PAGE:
AFTER identifying a gap in the market for craft rum inspired by African influences, Paul and Jacine Rutasikwa embraced the spirit of entrepreneurialism and relocated from London to Scotland – studying distilling at Heriot-Watt then securing an industrial unit in Livingston to create their product.

“We get the best of both worlds,” laughs Ms Rutasikwa. “We get leverage of the Scottish ecosystem and the fantastic distilling heritage and know-how. We then pair that with African influences and all that comes together in Livingston.”

Their brand, Matugga Rum, takes its name from a Ugandan town where the couple’s family owns a landhold, which they are currently transforming into a sugarcane plantation.

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“My actual professional background is in corporate marketing, and Paul was a chartered civil engineer,” Ms Rutasikwa explains. “But we spotted an opportunity back in 2015, when UK craft rum wasn’t a major thing at all.

“My family is from Jamaica so I knew quite a bit about rum. As we travelled back and forth to East Africa, we found there wasn’t really much of a tradition around rum but there was a lot of sugarcane. We also realised there really weren’t a lot of spirits on a global stage that had a real link to Africa and African produce.

“We decided that we would launch a rum made in the UK that had a very interesting duality between Scotland and Africa. We like to say – Scottish craft,  African soil.”

Since developing their first batch of artisan rum in November 2018, Matugga has received many notable industry awards. Most recently, they were crowned winners at the Scottish EDGE Awards. The pair were also thrilled when they won at the WES (Women’s Enterprise Scotland) awards in the start-up category.

“I think a big moment for us was being on BBC Two programme Landward,” Ms Rutasikwa says. “It felt like a real moment when they came to us and recognised that Scottish rum-making was of interest. To get that sort of publicity was great and the response off the back of that was tremendous for our little business.”

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Despite receiving a great deal of industry recognition and support – and increasing turnover during the past year – Ms Rutasikwa admits that the pandemic proved highly challenging  for the relatively young company.

“Last year was so hard,” she says. “Like most small businesses we toiled hard and at one point we were making hand sanitiser. We were pivoting as the landscape and consumer buying behaviours changed, with many more people buying online. It was certainly a time of challenge and learning.”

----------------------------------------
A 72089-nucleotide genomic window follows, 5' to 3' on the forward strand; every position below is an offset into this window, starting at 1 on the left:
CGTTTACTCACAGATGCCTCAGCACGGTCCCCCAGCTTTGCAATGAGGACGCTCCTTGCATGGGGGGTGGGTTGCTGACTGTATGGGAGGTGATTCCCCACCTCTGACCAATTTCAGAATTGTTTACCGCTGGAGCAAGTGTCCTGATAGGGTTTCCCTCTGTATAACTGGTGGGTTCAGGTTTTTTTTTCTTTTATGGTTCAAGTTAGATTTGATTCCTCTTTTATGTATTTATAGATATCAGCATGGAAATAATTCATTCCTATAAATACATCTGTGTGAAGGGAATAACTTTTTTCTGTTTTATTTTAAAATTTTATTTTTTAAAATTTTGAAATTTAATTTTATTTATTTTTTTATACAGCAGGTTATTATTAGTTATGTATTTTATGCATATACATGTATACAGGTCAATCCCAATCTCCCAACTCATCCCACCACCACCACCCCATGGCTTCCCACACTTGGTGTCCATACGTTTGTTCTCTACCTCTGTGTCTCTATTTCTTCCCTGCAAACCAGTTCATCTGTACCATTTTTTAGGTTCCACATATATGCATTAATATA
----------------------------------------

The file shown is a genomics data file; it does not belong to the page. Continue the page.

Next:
Ms Rutasikwa credits their small team, including an assistant distiller and team assistant – as well as the launch of an additional brand – as being instrumental in navigating last year’s uncertainty.

“We launched a new brand called Liv – the spirited sibling collection,” she explains. “It’s a slightly more exciting rum, and a younger brand than Matugga.

“For this range we really looked at Scotland’s natural resources. The spiced rum features heather and then we have these beautiful liquors – honey lavender and a raspberry and hibiscus.

“Between the two brands it allows us to be a house of rum and to be able to produce the full spectrum of styles and also reach different demographics. Liv is certainly targeted at younger people and Matugga is very complex. We imagine it’s more suited to a mature palate.”

Another direct result of the pandemic meant that online sales of Matugga rum increased to the point where the pair struggled to keep up with demand. “At the moment we are pretty much at capacity, so right now we are really looking at how we can scale up and get new kit. We also want to develop our team and sales and marketing infrastructure to better ride this wave of interest in rum.

“We’ve got a really vibrant scene in Scotland – there’s a Scottish Rum festival happening in July, a Scottish Rum Association in the works and we’re part of a fantastic Scottish distilling community that’s actually working together to protect authentic Scottish rum as more producers move into the category.”

Matugga’s craft rum is made through small-batch copper pot distillation, and, at a technical level, is inspired by Jamaican styles of distillation. Ms Rutasikwa takes on the role of Managing Director while her husband is master distiller.

She concludes: “We took a huge risk uprooting our lives from London with our young daughters. My youngest was only five months old when we moved up.

“We knew not one person in Scotland but we found a home, we found Paul’s place at university and we fulfilled our dream. We really believe in what we are doing and feel very optimistic for the future of Scottish rum and our particular business.”